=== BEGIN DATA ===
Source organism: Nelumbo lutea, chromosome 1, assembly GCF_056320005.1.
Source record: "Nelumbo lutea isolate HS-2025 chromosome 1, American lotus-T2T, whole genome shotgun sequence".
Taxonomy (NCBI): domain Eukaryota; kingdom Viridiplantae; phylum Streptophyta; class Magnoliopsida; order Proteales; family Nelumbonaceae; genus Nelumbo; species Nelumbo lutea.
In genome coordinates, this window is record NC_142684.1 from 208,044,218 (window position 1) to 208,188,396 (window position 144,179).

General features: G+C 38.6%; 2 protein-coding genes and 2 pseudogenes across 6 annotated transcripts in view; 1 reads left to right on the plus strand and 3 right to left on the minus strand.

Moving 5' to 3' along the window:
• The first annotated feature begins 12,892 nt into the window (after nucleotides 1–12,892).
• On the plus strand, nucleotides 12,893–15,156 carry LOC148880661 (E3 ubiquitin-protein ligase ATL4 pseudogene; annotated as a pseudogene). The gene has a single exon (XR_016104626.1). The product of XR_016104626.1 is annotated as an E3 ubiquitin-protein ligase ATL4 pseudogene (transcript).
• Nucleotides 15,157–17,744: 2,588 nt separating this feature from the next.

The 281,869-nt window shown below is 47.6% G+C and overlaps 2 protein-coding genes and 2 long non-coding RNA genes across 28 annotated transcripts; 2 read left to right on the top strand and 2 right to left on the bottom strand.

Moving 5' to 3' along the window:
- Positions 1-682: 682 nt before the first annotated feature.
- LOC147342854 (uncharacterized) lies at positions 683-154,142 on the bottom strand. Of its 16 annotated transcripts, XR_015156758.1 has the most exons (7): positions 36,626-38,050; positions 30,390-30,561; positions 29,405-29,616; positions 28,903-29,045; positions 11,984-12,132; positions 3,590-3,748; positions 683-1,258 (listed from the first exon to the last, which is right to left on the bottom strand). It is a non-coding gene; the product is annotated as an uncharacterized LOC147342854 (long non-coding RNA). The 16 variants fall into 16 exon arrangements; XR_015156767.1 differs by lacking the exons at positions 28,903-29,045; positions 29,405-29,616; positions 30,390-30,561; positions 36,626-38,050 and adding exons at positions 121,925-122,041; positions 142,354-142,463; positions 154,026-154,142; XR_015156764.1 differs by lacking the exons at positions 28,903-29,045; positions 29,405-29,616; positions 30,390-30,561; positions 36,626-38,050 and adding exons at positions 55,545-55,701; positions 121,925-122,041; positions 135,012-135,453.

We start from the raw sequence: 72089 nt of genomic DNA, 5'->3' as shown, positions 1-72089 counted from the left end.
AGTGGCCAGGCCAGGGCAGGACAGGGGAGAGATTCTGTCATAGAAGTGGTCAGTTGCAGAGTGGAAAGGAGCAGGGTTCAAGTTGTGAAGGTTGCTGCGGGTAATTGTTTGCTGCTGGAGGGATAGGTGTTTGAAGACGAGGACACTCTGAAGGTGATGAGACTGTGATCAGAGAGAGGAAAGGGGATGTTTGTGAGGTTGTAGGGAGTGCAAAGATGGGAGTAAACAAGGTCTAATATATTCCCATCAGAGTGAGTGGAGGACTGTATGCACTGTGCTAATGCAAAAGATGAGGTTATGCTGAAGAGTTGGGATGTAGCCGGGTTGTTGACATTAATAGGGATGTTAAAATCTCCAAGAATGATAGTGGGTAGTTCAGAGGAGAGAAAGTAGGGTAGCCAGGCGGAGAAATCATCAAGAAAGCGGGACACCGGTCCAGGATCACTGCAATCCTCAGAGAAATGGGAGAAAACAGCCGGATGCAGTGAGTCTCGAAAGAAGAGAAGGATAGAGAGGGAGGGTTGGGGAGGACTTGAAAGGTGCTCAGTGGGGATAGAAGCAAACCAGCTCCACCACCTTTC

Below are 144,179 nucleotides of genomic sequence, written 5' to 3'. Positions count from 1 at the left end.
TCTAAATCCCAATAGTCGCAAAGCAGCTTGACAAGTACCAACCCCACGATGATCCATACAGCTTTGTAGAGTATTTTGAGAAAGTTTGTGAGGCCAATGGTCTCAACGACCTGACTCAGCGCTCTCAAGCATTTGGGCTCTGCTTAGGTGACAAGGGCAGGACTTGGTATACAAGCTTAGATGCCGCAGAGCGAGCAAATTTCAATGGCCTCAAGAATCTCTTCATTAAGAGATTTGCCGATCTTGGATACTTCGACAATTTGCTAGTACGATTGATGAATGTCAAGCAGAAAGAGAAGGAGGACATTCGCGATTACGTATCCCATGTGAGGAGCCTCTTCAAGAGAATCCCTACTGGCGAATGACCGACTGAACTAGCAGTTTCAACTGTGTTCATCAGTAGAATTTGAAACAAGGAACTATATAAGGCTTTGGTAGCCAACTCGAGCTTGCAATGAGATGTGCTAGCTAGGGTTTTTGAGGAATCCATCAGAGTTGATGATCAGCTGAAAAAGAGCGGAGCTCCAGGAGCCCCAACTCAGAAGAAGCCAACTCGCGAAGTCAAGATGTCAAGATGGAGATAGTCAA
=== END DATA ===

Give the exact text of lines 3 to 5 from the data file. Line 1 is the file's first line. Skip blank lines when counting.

Taxonomy (NCBI): domain Eukaryota; kingdom Viridiplantae; phylum Streptophyta; class Magnoliopsida; order Proteales; family Nelumbonaceae; genus Nelumbo; species Nelumbo lutea.
In genome coordinates, this window is record NC_142684.1 from 208,044,218 (window position 1) to 208,188,396 (window position 144,179).

General features: G+C 38.6%; 2 protein-coding genes and 2 pseudogenes across 6 annotated transcripts in view; 1 reads left to right on the plus strand and 3 right to left on the minus strand.